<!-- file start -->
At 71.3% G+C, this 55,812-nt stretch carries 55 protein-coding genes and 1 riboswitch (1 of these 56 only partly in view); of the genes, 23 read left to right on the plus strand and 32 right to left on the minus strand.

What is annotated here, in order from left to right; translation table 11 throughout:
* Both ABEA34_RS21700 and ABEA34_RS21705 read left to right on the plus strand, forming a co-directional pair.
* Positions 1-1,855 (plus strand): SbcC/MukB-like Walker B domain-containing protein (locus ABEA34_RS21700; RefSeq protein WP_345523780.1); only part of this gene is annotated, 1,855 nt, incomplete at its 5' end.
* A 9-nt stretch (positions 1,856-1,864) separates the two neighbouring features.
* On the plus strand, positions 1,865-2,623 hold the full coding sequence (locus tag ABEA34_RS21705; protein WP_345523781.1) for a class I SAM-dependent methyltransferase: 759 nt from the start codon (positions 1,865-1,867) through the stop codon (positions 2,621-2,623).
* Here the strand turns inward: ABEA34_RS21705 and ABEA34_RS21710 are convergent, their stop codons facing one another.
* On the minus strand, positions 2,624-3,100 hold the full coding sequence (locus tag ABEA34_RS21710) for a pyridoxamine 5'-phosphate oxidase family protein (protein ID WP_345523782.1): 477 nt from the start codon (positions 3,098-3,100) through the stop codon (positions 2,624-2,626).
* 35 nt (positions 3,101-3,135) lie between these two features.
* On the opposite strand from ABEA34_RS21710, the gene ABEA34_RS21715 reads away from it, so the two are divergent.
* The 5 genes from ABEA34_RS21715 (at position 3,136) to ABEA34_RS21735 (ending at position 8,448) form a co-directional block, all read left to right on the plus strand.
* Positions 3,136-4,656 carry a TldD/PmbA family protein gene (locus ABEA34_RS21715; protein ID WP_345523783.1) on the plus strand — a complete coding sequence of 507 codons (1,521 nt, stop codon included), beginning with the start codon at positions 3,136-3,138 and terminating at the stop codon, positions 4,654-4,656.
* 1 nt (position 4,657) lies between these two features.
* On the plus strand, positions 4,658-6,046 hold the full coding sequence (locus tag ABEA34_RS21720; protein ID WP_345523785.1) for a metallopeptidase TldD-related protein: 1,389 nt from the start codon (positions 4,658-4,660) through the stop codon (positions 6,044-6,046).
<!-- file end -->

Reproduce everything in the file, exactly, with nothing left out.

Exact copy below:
At 71.3% G+C, this 55,812-nt stretch carries 55 protein-coding genes and 1 riboswitch (1 of these 56 only partly in view); of the genes, 23 read left to right on the plus strand and 32 right to left on the minus strand.

What is annotated here, in order from left to right; translation table 11 throughout:
* Both ABEA34_RS21700 and ABEA34_RS21705 read left to right on the plus strand, forming a co-directional pair.
* Positions 1-1,855 (plus strand): SbcC/MukB-like Walker B domain-containing protein (locus ABEA34_RS21700; RefSeq protein WP_345523780.1); only part of this gene is annotated, 1,855 nt, incomplete at its 5' end.
* A 9-nt stretch (positions 1,856-1,864) separates the two neighbouring features.
* On the plus strand, positions 1,865-2,623 hold the full coding sequence (locus tag ABEA34_RS21705; protein WP_345523781.1) for a class I SAM-dependent methyltransferase: 759 nt from the start codon (positions 1,865-1,867) through the stop codon (positions 2,621-2,623).
* Here the strand turns inward: ABEA34_RS21705 and ABEA34_RS21710 are convergent, their stop codons facing one another.
* On the minus strand, positions 2,624-3,100 hold the full coding sequence (locus tag ABEA34_RS21710) for a pyridoxamine 5'-phosphate oxidase family protein (protein ID WP_345523782.1): 477 nt from the start codon (positions 3,098-3,100) through the stop codon (positions 2,624-2,626).
* 35 nt (positions 3,101-3,135) lie between these two features.
* On the opposite strand from ABEA34_RS21710, the gene ABEA34_RS21715 reads away from it, so the two are divergent.
* The 5 genes from ABEA34_RS21715 (at position 3,136) to ABEA34_RS21735 (ending at position 8,448) form a co-directional block, all read left to right on the plus strand.
* Positions 3,136-4,656 carry a TldD/PmbA family protein gene (locus ABEA34_RS21715; protein ID WP_345523783.1) on the plus strand — a complete coding sequence of 507 codons (1,521 nt, stop codon included), beginning with the start codon at positions 3,136-3,138 and terminating at the stop codon, positions 4,654-4,656.
* 1 nt (position 4,657) lies between these two features.
* On the plus strand, positions 4,658-6,046 hold the full coding sequence (locus tag ABEA34_RS21720; protein ID WP_345523785.1) for a metallopeptidase TldD-related protein: 1,389 nt from the start codon (positions 4,658-4,660) through the stop codon (positions 6,044-6,046).